Ten Years Of The WTO Is A Long Wait!
Conclusions of the Training Workshop on Gender and Trade for less developed countries held in Bangkok from 25-29 July 2005 by the Gender and Trade Network.
The time to act is here and now! If nothing is achieved by less developed countries (LDCs) in the Hong Kong Ministerial Meeting, their concerns will be left in the back burner for another ten or twenty years!
A Regional Training Workshop on Gender and Trade for LDCs was convened by the International Gender and Trade Network - Asia in Bangkok, Thailand on 25-29 July 2005. It was attended by women from national, regional and international non-governmental organizations, research institutes and government ministries in the following Asian countries: Least Developed Countries - Bangladesh, Cambodia, Nepal, Lao PDR (in accession), Burma and East Timur and Developing Countries -India, Philippines, Thailand and Vietnam (in accession).
The overall workshop objective was to better understand the challenges and adjustments faced by Least Developed and Accession Countries in the World Trade Organization through a gender analysis / feminist economics approach to examining global market integration processes and rule-making. The workshop is further aimed at enhancing women's advocacy and negotiation capacities as their governments participate in intensive processes leading to the 6th WTO Ministerial Meeting in Hong Kong on 13-18 December 2005.
The workshop which was organized in several plenary sessions, country presentations and workshop activities reached the following general and specific conclusions:
Participants invoked the long-standing WTO commitment to effectively take into account the development needs of its members, particularly the special needs of Least Developed Countries, Accession Countries and Developing Countries. However, they lamented the slow progress and continuing lack of attention given to achieving more precise, effective and operational measures that would turn this commitment into reality. Therefore, the Committee on Trade and Development should immediately perform outstanding work on Special and Differential Treatment taking into account the LDC Programme.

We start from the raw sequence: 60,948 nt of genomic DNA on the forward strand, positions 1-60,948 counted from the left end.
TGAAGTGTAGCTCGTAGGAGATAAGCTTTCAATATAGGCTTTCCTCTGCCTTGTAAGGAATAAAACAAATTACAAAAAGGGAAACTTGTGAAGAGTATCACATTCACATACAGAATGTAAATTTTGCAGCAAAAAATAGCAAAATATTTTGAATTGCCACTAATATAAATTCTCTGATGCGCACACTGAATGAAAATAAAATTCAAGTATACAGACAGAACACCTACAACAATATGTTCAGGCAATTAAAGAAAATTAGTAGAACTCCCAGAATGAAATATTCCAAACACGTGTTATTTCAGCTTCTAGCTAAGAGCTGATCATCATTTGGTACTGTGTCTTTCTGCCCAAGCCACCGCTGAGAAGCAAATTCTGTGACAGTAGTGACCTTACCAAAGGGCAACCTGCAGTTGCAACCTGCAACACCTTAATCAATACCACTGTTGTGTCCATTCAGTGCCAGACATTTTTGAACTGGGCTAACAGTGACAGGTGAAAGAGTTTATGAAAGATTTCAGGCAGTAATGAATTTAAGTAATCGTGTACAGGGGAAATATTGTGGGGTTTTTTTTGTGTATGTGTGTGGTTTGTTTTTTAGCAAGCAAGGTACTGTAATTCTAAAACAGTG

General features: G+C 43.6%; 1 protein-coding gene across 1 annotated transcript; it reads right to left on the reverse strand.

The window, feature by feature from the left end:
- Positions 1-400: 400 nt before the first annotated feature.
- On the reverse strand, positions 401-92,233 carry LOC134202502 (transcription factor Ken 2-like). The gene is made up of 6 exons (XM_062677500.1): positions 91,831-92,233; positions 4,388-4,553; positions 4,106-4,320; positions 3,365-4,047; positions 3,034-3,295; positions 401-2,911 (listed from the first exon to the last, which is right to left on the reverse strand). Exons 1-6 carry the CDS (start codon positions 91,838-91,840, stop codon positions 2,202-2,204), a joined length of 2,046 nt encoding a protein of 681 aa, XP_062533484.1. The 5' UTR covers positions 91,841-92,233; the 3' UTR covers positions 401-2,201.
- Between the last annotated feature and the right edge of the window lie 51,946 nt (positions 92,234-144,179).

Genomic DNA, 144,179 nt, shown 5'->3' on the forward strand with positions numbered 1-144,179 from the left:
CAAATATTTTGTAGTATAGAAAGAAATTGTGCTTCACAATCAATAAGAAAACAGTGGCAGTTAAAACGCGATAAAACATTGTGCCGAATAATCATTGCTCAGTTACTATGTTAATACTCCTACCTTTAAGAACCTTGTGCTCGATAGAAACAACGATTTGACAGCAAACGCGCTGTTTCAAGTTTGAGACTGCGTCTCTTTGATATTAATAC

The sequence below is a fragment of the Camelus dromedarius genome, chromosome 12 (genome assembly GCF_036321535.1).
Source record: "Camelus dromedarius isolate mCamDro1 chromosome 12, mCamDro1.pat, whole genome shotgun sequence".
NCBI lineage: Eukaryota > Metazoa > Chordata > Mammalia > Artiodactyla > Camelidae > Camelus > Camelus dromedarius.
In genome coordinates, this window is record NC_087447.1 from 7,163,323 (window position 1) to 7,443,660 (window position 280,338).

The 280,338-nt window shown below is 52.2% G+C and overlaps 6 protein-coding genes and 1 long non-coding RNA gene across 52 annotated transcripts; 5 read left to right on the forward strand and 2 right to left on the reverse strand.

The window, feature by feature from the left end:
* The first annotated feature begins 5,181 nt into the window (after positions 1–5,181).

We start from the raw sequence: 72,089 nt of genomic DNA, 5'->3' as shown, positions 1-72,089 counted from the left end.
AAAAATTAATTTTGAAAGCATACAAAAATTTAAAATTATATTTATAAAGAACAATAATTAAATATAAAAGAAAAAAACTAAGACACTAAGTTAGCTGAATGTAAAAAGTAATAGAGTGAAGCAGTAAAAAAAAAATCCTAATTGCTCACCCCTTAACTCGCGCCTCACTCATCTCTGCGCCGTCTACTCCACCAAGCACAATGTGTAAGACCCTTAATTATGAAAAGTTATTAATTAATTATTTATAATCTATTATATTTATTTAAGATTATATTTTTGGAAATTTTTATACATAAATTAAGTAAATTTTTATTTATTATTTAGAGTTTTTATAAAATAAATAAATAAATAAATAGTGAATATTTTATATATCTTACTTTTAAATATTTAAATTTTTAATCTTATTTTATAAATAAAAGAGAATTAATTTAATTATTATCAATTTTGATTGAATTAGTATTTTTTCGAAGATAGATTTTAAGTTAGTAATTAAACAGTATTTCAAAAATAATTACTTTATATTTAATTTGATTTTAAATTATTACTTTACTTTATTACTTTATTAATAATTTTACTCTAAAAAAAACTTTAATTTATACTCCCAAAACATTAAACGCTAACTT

While participants positively noted the emergence of negotiating blocs among Developing Countries in the WTO, they also raised the hope that greater solidarity and cooperation be achieved between Developing Countries, such as India, Brazil, China and Least Developed Countries. In particular, efforts to clarify measures on Special and Differential Treatment must not run parallel but should be pursued based on the mutual interests of Least Developed and Developing Countries. Least Developed and Developing Countries must jointly lobby Developed Countries on issues of Technical Barriers to Trade (TBT) and Sanitary and Phyto Sanitary measures (SPS). Moreover, Developing Countries must also manifest in more resolute ways their support for the development of Least Developing Countries in their bilateral trade relations and exchanges.
Multilateral institutions such as the IMF, WB and ADB should align its lending policies with the special and differential treatment accorded Least Developed Countries and Countries in Accession to the WTO. These should immediately stop imposing WTO Plus conditionalities including the privatization of publicly provided services that are essential to social reproduction.